This is one for Ripley’s Believe It or Not! Or the Guinness World Records.
Shane Matthews of Eden Park near Brackenfell tried for almost two years to get Vodacom to repair his handset.
Even though he gave Vodacom video evidence of the fault on his Samsung S6, they kept telling him there was nothing wrong.
Mr Matthews was without his mobile for six months and being billed for usage.
He bought a Samsung S6 uChoose Flexi 200 on a 24-month contract in August 2016 and it has been in for repairs about eight times.
“Vodacom has had the mobile for repairs for the same fault on four separate occasions. And they have had my phone since the end of June. The Johannesburg Vodacom repair centre claim that they cannot find a fault even though I have provided video evidence, clearly showing the issue, yet they are not interested.
“Google says this is a common issue and explains the cause but no one has bothered to read it. Vodacom Canal Walk have the device and are running tests of their own and I have called them numerous times but they say they are still investigating. More than one Vodacom employee told me that if the same fault occurs more than three times then they replace the device. But this hasn’t happened,” Mr Matthews said.
“I have not had the device for almost six months out of my 24-month contract and I have not only paid for the airtime I received with the contract but have to also pay a R199 handset instalment fee every month. I have asked for an early upgrade (even though this would leave me with no device at the end of my current contract) but this was also declined.
“My feeling is that Vodacom is trying to hold out until the end of my contract so they don’t have to replace the device,” Mr Matthews said.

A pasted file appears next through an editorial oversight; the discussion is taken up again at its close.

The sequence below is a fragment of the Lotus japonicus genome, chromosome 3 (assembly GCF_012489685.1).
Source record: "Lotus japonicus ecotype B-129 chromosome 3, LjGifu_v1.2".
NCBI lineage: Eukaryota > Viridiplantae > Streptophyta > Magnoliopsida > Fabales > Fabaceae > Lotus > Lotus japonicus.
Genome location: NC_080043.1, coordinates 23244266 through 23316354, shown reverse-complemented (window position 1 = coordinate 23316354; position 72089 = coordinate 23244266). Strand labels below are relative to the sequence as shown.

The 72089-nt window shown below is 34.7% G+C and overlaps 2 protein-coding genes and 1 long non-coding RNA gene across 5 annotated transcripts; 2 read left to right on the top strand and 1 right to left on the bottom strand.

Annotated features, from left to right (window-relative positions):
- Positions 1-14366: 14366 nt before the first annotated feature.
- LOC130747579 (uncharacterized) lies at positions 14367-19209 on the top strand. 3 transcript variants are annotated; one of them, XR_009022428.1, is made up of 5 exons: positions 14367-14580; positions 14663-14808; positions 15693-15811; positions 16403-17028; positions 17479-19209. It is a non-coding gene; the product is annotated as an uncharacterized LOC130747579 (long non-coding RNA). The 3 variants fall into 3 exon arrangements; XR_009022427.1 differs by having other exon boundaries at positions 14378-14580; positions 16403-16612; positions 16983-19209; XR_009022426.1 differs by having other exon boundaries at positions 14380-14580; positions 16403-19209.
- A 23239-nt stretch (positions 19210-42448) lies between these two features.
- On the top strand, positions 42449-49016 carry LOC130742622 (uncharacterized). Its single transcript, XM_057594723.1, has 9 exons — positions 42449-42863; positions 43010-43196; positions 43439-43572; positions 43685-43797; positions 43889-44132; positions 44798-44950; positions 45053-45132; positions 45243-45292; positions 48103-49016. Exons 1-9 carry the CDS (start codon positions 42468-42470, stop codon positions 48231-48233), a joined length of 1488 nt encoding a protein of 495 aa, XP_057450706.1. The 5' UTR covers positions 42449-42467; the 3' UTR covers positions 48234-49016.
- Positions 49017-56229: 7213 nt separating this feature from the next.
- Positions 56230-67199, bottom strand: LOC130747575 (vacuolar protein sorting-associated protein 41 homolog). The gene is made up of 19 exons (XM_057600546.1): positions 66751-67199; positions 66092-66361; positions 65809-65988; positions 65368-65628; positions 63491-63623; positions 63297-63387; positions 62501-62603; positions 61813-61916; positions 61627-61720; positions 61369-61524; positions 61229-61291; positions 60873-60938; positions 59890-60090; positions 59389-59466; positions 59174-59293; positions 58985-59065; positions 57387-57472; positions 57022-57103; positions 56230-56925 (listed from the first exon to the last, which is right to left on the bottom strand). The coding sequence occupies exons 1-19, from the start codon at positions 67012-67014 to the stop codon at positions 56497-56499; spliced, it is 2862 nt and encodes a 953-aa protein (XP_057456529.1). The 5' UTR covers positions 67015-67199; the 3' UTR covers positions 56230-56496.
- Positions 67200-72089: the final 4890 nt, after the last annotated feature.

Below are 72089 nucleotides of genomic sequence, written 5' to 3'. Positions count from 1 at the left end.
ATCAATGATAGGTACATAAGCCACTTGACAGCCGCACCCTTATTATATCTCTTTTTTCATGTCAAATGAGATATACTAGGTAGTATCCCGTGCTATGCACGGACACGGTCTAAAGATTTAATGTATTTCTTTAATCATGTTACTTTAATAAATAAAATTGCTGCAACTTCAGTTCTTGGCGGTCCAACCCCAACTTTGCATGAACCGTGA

“You are my last hope. I know you helped my mother with a Cell C issue about three years ago, when she was paying each month although they claimed she was in arrears.”
Vodacom said they would investigate.
Kagiso Mokou, executive client liaison officer, sent an email to Mr Matthews. “Thank you for your correspondence to the CEO’s office through the Consumer Goods and Services Ombudsman (CGSO)”.
But Mr Matthews didn’t contact the CGSO.
Mr Mokou apologised for the way in which the enquiry was handled.
“This is not in line with Vodacom’s drive to ensure that our customers receive efficient service and care.
“I have been liaising with our Advanced Repair Centre and they have advised that the device was returned not repaired as there was no fault found. It has passed our quality assessment and it is at Century City where it has been since August 2.
“We will give you a credit for
R1 815.78 which will reflect in your account within two to four working days,” Mr Mokou said.
But there was no word about exchanging the handset.
Mr Matthews asked Mr Mokou about the replacement handset and sent him the video evidence of the fault.
Vodacom confirmed that Mr Matthews would be given a credit.
When I asked about giving Mr Matthews a new device they said they would investigate. But after that there was no reply.
However, a few days later Mr Matthews told me: “I would like to thank you for resolving an almost two-year issue. After nine ‘repairs’ and countless times being advised there is nothing wrong with the device, it was replaced with a new Samsung Galaxy S8, and I was also given a credit for the six months that I was without the device. Thank you for getting involved.”